“If you want to be a writer,” Stephen King says, “you must do two things above all else: read a lot and write a lot.” Reciprocal processes, reading and writing naturally fit together. The most prolific readers are the best writers, and my students and I write every day, as well as read. We inhale rich, powerful language, gain sustenance from it, and create our own ideas. We must read so we can write, and we must write so we have more to read.
This week, we are analyzing excerpts from our favorite books, examining how authors breathe life into their writing by using prepositional phrases. Each day, students select examples from their own books, and I provide one, too. I chose today’s model sentences from our current read aloud, Rick Riordan’s modern-day Greek Mythology adventure, The Lightning Thief:
“We were on a stretch of country road—no place you’d notice if you didn’t break down there. On our side of the highway was nothing but maple trees and litter from passing cars. On the other side, across four lanes of asphalt shimmering with afternoon heat, was an old-fashioned fruit stand (p. 25)”
We discuss how these prepositional phrases help us visualize the setting, then mark out the phrases and read the sentences again. While the passage still basically makes sense, we agree that there is not much imagery left.
I tell students, “My husband claims that fat and sugar carry flavor and without them, food is pretty boring. I suppose prepositional phrases are a sentence’s fat and sugar. Without them, you have a sentence as flavorless as rice cakes!” Having just given up sugar for Lent, I imagine my instructional analogies will be food-focused for the next forty days…
Students identify prepositional phrases in the sentences they collected, and remove them—comparing the flavorful sentences to the rice cake ones. Afterward, we look through our personal writing and choose sentences that need prepositional phrases to clarify ideas or add detail. We read, study how writers use language, and use what we learn to improve our own writing. We breathe in, we breathe out.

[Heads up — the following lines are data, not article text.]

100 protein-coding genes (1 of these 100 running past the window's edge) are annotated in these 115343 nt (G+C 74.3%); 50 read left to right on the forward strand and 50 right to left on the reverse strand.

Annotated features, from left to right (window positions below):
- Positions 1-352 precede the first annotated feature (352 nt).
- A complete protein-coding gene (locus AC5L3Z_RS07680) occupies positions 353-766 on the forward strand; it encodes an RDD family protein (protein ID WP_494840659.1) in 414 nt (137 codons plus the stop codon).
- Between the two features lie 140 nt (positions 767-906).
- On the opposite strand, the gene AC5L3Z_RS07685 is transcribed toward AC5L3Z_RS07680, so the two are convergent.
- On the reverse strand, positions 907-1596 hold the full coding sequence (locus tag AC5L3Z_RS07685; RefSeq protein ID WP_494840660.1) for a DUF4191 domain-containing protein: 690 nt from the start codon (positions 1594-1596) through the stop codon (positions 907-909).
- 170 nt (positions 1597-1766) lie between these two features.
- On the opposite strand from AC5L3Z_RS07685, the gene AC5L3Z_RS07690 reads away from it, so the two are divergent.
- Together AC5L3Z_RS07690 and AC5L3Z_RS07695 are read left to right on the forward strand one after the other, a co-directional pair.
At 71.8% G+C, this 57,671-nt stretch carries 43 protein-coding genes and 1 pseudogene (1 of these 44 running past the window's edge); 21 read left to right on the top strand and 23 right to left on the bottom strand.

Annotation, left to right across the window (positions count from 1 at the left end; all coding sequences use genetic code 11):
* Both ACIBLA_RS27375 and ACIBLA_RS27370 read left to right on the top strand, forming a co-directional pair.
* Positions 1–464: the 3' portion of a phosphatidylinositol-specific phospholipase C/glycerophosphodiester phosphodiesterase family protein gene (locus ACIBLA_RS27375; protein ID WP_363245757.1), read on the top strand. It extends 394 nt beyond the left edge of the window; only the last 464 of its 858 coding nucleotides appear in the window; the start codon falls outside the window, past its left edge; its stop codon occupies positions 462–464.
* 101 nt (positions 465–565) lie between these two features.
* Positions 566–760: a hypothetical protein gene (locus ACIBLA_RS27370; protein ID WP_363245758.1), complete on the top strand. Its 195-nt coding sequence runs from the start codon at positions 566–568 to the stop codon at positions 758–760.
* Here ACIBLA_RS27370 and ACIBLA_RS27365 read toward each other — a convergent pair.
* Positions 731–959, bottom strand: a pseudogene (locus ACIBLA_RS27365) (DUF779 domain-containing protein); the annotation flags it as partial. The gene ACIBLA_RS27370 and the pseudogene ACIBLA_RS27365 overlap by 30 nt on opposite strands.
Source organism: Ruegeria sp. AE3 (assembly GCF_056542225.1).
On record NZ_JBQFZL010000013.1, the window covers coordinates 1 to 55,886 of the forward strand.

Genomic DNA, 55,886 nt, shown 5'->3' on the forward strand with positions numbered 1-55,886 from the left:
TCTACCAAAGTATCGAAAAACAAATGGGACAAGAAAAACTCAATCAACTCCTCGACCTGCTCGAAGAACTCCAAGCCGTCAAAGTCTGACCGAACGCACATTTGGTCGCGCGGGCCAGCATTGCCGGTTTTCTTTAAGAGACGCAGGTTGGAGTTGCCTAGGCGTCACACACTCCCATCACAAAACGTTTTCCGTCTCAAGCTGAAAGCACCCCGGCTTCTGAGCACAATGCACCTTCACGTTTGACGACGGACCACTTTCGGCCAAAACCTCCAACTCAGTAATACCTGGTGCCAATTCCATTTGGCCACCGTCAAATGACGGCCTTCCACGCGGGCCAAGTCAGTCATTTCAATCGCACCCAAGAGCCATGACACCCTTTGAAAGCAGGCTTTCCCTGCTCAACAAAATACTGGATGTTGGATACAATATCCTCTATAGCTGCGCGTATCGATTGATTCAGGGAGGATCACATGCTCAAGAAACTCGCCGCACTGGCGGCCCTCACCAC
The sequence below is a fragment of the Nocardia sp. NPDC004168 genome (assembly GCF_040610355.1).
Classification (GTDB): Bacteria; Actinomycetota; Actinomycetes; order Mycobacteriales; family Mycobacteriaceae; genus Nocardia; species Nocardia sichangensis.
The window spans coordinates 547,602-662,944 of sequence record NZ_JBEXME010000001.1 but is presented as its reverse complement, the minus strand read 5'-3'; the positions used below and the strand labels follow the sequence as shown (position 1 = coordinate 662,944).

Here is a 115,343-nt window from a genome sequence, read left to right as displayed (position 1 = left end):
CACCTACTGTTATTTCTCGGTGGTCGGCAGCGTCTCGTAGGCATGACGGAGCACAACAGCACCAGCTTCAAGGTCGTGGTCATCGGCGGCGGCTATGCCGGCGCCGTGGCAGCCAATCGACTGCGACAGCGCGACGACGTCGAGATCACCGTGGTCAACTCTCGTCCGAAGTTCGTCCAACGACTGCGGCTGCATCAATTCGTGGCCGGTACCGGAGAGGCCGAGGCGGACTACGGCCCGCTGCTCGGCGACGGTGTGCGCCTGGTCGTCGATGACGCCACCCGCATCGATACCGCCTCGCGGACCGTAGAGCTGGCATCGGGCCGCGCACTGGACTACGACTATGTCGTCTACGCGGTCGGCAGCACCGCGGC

How can you teach reading without teaching writing? It shocks me when I hear about secondary school classes where reading and writing are taught as different courses. Same goes for those elementary school classes where writing is sidelined altogether. Writing often takes a back seat to its more-tested brother—reading, which demands more focus due to standardized testing mandates. Even when students write, most don’t engage in process writing—drafting, revising, editing, and publishing original compositions. Studies find that answering worksheet questions is the most commonly practiced writing task in America’s classrooms. Can we claim that filling in blanks on a worksheet counts as authentic writing?
What we need it seems is a national call to arms, a large scale effort to improve writing instruction. In response to this need, the National Council of Teachers of English (NCTE) released its latest report this week, Writing in the 21st Century . Written by Kathleen Blake Yancey, a prominent writing researcher and past president of NCTE, this report challenges educators to reshape how we teach writing, begs us to consider how writing authentically occurs beyond the classroom, and suggests targets for reform.
In addition to the report, NCTE has dedicated October 20, 2009 as a National Day on Writing . Inviting people to post their writing into its National Gallery of Writing, NCTE celebrates the diversity of American writing and its writers—from every life stage and sector. Submit your own writing, ask your family and friends to do the same, and spend some time this spring encouraging your students and their parents to contribute. Send the message loud and clear that writing is a valuable skill, and a vital form of human expression that deserves a prominent place in our lives and in our schools.
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